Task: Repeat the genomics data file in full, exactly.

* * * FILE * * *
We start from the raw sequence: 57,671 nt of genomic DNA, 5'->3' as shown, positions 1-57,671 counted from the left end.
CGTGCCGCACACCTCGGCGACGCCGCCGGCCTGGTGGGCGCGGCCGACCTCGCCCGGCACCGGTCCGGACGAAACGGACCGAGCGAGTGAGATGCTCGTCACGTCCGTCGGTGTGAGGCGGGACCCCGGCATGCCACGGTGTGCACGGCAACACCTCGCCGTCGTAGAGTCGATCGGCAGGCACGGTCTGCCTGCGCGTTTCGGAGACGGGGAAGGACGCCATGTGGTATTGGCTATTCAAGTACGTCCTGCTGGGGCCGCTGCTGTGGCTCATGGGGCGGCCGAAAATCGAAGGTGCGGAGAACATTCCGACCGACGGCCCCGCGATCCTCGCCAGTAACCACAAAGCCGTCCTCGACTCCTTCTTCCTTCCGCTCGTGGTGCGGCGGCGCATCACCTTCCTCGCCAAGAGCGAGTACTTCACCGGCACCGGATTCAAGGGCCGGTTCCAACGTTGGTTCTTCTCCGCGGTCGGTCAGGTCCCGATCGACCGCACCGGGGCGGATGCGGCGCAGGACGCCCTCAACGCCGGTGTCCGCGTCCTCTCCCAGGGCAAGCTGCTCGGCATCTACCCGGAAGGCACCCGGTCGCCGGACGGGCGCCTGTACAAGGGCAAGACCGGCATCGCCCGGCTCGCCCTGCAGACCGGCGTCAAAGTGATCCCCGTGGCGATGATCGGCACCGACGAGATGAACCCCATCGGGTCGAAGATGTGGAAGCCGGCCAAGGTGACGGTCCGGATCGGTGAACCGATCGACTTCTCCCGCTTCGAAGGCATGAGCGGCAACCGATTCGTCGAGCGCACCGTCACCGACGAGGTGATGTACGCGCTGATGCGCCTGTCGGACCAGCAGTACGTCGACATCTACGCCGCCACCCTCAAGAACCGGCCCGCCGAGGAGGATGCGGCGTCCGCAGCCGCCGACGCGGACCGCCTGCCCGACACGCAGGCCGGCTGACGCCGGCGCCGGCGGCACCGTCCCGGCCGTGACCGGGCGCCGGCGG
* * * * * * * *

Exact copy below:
We start from the raw sequence: 57,671 nt of genomic DNA, 5'->3' as shown, positions 1-57,671 counted from the left end.
CGTGCCGCACACCTCGGCGACGCCGCCGGCCTGGTGGGCGCGGCCGACCTCGCCCGGCACCGGTCCGGACGAAACGGACCGAGCGAGTGAGATGCTCGTCACGTCCGTCGGTGTGAGGCGGGACCCCGGCATGCCACGGTGTGCACGGCAACACCTCGCCGTCGTAGAGTCGATCGGCAGGCACGGTCTGCCTGCGCGTTTCGGAGACGGGGAAGGACGCCATGTGGTATTGGCTATTCAAGTACGTCCTGCTGGGGCCGCTGCTGTGGCTCATGGGGCGGCCGAAAATCGAAGGTGCGGAGAACATTCCGACCGACGGCCCCGCGATCCTCGCCAGTAACCACAAAGCCGTCCTCGACTCCTTCTTCCTTCCGCTCGTGGTGCGGCGGCGCATCACCTTCCTCGCCAAGAGCGAGTACTTCACCGGCACCGGATTCAAGGGCCGGTTCCAACGTTGGTTCTTCTCCGCGGTCGGTCAGGTCCCGATCGACCGCACCGGGGCGGATGCGGCGCAGGACGCCCTCAACGCCGGTGTCCGCGTCCTCTCCCAGGGCAAGCTGCTCGGCATCTACCCGGAAGGCACCCGGTCGCCGGACGGGCGCCTGTACAAGGGCAAGACCGGCATCGCCCGGCTCGCCCTGCAGACCGGCGTCAAAGTGATCCCCGTGGCGATGATCGGCACCGACGAGATGAACCCCATCGGGTCGAAGATGTGGAAGCCGGCCAAGGTGACGGTCCGGATCGGTGAACCGATCGACTTCTCCCGCTTCGAAGGCATGAGCGGCAACCGATTCGTCGAGCGCACCGTCACCGACGAGGTGATGTACGCGCTGATGCGCCTGTCGGACCAGCAGTACGTCGACATCTACGCCGCCACCCTCAAGAACCGGCCCGCCGAGGAGGATGCGGCGTCCGCAGCCGCCGACGCGGACCGCCTGCCCGACACGCAGGCCGGCTGACGCCGGCGCCGGCGGCACCGTCCCGGCCGTGACCGGGCGCCGGCGG